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Entanglement with trapped ions in an optical cavity

Final Report Summary - 40CACQED (Entanglement with trapped ions in an optical cavity)

The stated research objectives of the Marie Curie project were "to demonstrate entanglement and quantum state mapping in an ion-trap CQED [cavity quantum electrodynamics] system, to investigate underlying mechanisms for decoherence through coupling to the environment, and to lay the groundwork for strong coupling between ions and cavities." These goals represent important but technically challenging steps toward a quantum network. Scalable quantum networks are currently an outstanding challenge for the quantum information science community; a quantum network could link quantum computing sites over long distances and enable capabilities such as quantum key distribution and teleportation.

We have recently demonstrated entanglement for the first time in an ion-trap cavity experiment, and we are currently preparing these results for publication. We have all the necessary tools at hand to carry out quantum state mapping experiments, which are planned in the lab for September 2011. Ongoing investigations of decoherence have been crucial to the implementation of both of these experiments. Finally, we have made significant progress in constructing a new ion-trap experiment integrated with a fiber-based cavity, with which we expect to access the strong coupling regime.

The demonstration of entanglement is the result of a series of important steps forward in the lab over the duration of the Marie Curie project. The emission of single photons from the ion-cavity system was characterized and simulations were developed that allow us to understand the dynamics of this process. An additional laser at 729nm was implemented in order to address the calcium quadrupole (qubit) transition, with which we now coherently manipulate and read out quantum information stored in the ions. We have carried out Raman spectroscopy of the ion-cavity system and have developed new techniques to optimize coupling of the ion to the cavity. Finally, individual addressing and camera detection have been implemented, essential tools for future experiments with two or more ions in the cavity.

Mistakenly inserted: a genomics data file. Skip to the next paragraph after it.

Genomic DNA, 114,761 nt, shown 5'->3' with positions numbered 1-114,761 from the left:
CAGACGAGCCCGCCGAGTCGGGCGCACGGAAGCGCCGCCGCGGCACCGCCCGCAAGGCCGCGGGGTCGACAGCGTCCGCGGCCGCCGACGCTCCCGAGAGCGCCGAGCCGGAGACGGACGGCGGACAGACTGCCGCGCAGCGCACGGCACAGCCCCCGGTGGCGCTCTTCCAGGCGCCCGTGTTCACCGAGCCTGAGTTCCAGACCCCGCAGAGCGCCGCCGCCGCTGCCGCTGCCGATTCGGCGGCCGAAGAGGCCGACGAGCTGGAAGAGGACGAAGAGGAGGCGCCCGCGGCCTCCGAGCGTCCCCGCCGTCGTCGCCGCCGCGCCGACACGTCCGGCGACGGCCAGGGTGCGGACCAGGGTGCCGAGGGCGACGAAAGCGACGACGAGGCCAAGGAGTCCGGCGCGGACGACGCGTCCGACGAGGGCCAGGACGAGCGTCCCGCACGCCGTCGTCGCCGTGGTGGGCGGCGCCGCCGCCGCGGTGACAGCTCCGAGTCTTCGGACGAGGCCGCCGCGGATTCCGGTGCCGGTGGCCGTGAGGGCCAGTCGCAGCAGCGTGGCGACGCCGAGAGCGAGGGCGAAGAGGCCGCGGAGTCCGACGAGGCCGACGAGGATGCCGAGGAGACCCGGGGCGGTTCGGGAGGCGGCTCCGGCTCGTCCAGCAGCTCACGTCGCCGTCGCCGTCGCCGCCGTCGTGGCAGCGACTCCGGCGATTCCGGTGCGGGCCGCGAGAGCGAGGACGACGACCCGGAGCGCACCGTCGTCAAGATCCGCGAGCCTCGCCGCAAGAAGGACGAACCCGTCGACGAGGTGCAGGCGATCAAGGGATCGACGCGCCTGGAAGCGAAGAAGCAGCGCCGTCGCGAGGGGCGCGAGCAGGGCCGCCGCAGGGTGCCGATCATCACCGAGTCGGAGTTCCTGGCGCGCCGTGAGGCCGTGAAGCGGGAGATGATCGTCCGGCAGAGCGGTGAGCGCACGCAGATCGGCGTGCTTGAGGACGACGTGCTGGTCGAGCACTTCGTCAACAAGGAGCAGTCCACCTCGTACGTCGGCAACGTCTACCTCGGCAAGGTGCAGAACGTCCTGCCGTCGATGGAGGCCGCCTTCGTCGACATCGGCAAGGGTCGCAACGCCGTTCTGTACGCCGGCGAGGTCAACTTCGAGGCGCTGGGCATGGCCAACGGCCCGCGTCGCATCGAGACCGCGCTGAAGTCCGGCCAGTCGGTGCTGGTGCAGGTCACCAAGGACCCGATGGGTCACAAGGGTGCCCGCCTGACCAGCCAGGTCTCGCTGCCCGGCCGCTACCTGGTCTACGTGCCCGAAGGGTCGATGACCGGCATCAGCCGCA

The development of the fiber-based cavity represents a collaboration with the group of Prof. J. Reichel at ENS, Paris. Construction and testing of these cavities drew on the researcher's background in neutral-atom CQED in the group of Prof. H. J. Kimble (Pasadena, USA), while the design of a miniaturized ion trap required expertise present in the host group in Innsbruck. We have successfully trapped ions using this new trap under ultra-high vacuum. In parallel, we have demonstrated that a high-finesse cavity can be constructed with more than twice the fiber-to-fiber separation previously used in neutral atom experiments; by increasing the cavity length, perturbations of the trap potential from the dielectric fibers are suppressed. After extensive testing, we have found that our initial design for integrating cavity and trap was not sufficiently robust. We have subsequently developed a new design, which has the advantage that we will be able to adjust the position of each fiber separately in the vacuum environment. Testing of this design will begin in the next month. Coupling ions to fiber cavities is a research topic of significant international interest, and similar projects are underway in research groups in Germany, the UK, and the USA. We believe that we are currently well-positioned to make important contributions to this field.

The Marie Curie researcher has accepted a position to lead the cavity project in Innsbruck as a university assistant. She is currently supervising a team of three PhD students and two master's students.